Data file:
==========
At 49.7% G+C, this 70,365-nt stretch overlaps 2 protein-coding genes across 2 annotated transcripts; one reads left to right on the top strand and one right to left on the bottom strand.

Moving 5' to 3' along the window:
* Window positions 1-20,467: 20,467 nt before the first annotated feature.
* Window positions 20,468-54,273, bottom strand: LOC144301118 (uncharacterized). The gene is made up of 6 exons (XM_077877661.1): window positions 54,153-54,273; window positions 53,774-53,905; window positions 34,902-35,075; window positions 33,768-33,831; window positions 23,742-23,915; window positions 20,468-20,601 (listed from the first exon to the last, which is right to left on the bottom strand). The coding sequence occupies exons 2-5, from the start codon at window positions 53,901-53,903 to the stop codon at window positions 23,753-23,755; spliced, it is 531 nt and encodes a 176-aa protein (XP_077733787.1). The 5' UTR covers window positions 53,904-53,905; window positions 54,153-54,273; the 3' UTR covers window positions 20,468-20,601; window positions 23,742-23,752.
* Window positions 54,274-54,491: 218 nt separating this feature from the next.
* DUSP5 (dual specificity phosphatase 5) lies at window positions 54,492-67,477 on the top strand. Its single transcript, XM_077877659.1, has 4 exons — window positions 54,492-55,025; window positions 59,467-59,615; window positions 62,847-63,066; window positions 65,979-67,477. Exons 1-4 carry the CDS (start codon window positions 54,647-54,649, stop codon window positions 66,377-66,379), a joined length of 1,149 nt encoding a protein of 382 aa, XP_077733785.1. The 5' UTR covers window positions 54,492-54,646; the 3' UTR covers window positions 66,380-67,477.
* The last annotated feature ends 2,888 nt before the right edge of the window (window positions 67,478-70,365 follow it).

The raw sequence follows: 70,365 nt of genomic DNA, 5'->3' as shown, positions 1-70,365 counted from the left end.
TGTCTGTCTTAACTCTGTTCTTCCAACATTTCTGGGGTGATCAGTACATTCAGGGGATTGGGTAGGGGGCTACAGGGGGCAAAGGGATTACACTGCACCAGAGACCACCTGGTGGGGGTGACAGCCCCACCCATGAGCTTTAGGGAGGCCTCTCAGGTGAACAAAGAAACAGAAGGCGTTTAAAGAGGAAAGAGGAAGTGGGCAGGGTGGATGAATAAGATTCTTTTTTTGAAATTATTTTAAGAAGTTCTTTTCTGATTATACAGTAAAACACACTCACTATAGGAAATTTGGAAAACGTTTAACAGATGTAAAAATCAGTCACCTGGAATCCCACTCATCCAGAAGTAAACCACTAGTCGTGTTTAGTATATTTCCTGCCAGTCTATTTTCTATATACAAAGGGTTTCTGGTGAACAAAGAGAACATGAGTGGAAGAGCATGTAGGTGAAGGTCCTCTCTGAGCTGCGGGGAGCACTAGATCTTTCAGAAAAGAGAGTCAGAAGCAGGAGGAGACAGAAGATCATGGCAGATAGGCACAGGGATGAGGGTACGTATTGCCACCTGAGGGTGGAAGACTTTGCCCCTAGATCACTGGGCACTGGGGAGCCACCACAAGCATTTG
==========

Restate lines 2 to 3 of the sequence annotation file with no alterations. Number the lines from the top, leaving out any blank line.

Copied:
Moving 5' to 3' along the window:
* Window positions 1-20,467: 20,467 nt before the first annotated feature.